Seriously, though, as strong as that non-conference schedule is, the Bulldogs still play more than half their games against Louisiana Tech, Portland State, Rice, SMU, Nevada, San Jose State and UTEP. You can't rationally argue that going 11-2 against that schedule would merit getting a BCS bowl spot over an 11-2 team from the SEC or Big 12 team. However, I still contend that if that 2001 team had managed to run the table, it would have easily finished in the top six, and if by some miracle they pull it off this year, with that schedule, I don't know that the Sugar Bowl won't be in the cards.
If Frank Solich wins only seven games this year, is he selling insurance next year?
I don't think there's any question he'd lose his current job, but I don't see laid-back Frank as the salesman type -- which, not coincidentally, may explain his current predicament. Maybe something more representative of his current position. Like overseeing an antiques store. Or working for one of those construction companies that does massive implosions.
Don't you think you should add Tulane's J.P. Losman to your top College QBs list?
Not that any of the guys who did make the list aren't deserving, but yes, in retrospect, I wish I'd found a spot for Losman. The guy's got an absolutely fantastic arm and, barring injury, should be one of the first quarterbacks taken in next spring's NFL Draft. When combined with Mewelde Moore and a couple skilled receivers, you can see why the Green Wave might be one of the surprise teams this season, perhaps winning nine or 10 games. Not bad for a school that just months earlier was considering dropping football.
Why can't Colorado recruit a quarterback? I know the Buffs prefer to run, but someone who can throw must be available.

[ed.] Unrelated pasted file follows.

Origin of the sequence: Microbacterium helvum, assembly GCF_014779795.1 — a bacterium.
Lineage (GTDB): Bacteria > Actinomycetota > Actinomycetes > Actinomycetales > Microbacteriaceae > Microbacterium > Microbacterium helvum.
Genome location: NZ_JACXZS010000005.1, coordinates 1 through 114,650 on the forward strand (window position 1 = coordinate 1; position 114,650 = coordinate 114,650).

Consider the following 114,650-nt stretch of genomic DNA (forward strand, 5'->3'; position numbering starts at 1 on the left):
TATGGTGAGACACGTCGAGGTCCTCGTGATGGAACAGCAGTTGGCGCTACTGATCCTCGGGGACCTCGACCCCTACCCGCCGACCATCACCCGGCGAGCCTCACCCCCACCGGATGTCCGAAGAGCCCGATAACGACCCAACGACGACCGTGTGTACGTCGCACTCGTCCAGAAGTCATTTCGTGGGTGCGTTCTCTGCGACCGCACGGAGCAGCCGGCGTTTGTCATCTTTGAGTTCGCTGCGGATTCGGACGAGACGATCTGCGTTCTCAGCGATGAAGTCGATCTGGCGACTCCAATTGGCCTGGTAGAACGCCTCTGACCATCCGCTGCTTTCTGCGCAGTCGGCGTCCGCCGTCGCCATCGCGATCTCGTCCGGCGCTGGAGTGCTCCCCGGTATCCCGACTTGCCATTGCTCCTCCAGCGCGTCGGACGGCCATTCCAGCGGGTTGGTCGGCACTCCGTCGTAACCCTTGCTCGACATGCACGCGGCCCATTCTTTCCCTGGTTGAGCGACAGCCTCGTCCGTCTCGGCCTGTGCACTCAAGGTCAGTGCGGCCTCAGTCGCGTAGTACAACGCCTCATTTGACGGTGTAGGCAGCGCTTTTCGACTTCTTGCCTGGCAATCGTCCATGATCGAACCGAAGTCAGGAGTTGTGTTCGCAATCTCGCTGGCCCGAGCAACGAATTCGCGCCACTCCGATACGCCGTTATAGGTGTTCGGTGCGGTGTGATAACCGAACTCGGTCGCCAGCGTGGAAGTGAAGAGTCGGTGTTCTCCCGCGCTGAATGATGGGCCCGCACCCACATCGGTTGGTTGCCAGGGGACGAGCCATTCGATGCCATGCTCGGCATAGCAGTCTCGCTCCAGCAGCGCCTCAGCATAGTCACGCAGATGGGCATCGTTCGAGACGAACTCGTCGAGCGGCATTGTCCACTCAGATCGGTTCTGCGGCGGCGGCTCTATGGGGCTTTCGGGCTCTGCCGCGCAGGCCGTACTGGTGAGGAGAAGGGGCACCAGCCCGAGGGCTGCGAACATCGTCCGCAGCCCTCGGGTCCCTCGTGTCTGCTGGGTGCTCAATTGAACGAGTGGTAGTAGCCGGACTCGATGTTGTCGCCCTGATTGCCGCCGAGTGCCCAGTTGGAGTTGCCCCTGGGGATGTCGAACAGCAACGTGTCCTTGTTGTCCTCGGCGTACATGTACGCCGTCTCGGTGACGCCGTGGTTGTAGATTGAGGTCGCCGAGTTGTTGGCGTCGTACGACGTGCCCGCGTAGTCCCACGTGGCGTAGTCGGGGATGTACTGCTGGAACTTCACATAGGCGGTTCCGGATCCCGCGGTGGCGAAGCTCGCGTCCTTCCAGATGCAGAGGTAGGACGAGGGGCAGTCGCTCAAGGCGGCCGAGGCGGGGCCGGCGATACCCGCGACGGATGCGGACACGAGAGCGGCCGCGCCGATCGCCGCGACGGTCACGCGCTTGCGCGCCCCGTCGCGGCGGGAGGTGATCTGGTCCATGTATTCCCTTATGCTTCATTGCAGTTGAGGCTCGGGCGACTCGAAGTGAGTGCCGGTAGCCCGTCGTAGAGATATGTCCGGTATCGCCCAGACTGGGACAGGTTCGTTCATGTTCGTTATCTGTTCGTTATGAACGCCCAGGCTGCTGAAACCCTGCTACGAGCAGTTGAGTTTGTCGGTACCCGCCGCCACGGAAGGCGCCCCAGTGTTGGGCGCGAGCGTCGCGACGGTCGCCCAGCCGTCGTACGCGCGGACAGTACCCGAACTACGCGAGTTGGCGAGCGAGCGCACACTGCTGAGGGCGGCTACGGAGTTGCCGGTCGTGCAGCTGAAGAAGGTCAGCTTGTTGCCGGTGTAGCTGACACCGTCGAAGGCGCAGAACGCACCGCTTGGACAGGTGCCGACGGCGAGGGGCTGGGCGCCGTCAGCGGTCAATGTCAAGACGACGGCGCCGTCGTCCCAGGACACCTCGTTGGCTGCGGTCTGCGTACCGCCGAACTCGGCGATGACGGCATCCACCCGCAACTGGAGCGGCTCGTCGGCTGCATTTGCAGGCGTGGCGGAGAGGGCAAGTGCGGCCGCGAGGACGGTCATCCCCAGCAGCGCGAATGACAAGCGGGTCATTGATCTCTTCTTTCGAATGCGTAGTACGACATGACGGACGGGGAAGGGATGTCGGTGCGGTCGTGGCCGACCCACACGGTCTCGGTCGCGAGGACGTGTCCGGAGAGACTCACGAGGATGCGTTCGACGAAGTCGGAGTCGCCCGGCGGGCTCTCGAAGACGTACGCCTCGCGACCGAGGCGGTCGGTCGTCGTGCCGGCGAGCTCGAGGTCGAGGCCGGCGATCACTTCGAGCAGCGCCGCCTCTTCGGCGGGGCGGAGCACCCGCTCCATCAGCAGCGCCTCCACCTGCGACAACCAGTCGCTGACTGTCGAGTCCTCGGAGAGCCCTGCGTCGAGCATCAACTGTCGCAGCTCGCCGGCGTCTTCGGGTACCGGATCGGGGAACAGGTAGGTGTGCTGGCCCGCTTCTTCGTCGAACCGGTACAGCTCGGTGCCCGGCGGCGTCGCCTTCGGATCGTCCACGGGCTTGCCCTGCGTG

Ah, but Jon, that's a Gary Barnett hallmark. In 12 years as a major college head coach, Barnett has never had a quarterback who's gotten even a sniff from the NFL (though there's no way of knowing whether Craig Ochs might have become that guy). He prefers an old-school, smash-mouth team, which isn't the worst thing in the world. Last year's Buffs won nine games and the Big 12 North with almost no contribution from the quarterback position.
But I also don't think it's a coincidence that his two best seasons, Northwestern's 1995 Rose Bowl run and the 2001 Fiesta Bowl year at Colorado, featured not only dominant running games but a legitimate passing attack as well. I'll be very curious to see what kind of role Joel Klatt, the former baseball player recently tabbed the Buffs' starter, plays this season.
So what's your take on Oregon's QB situation?
I haven't been there in practice every day, so it's hard for me to say who should get the job between Jason Fife and Kellen Clemens. I just wish Mike Bellotti would pick one already. The worst thing you can do is let this "controversy," which was already starting to rear its head last year, carry over into a second season. It becomes a major distraction, and, fair or not, it gives the impression to the players, fans and even opponents that you don't really have faith in either.
Does Baylor have a future in the Big 12? The football team has gone 4-52 in conference games since the league's inception. And now the Dave Bliss saga will handicap the basketball program. Will the conference conclude that the Bears are in over their heads?
Power brokers within the Big 12 continue to insist they haven't even discussed the possibility of dismissing Baylor. Wins and losses are never the main criteria for conference membership. Ask Vanderbilt.
But you've got to think they might start revisiting their stance once the NCAA has its say on the Bliss situation. Word on the street is that Baylor could be in for the harshest sanctions anyone's seen since SMU, especially if it can be proven that the problems transcended the basketball program and showed the dreaded "lack of institutional control." In that event, if you're talking about a situation where Baylor isn't able to contribute anything in the way of postseason or television revenue for the next several years, then the Big 12 has to take a hard look at cutting ties a la the Big East with Temple.
Stewart Mandel covers college sports for SI.com.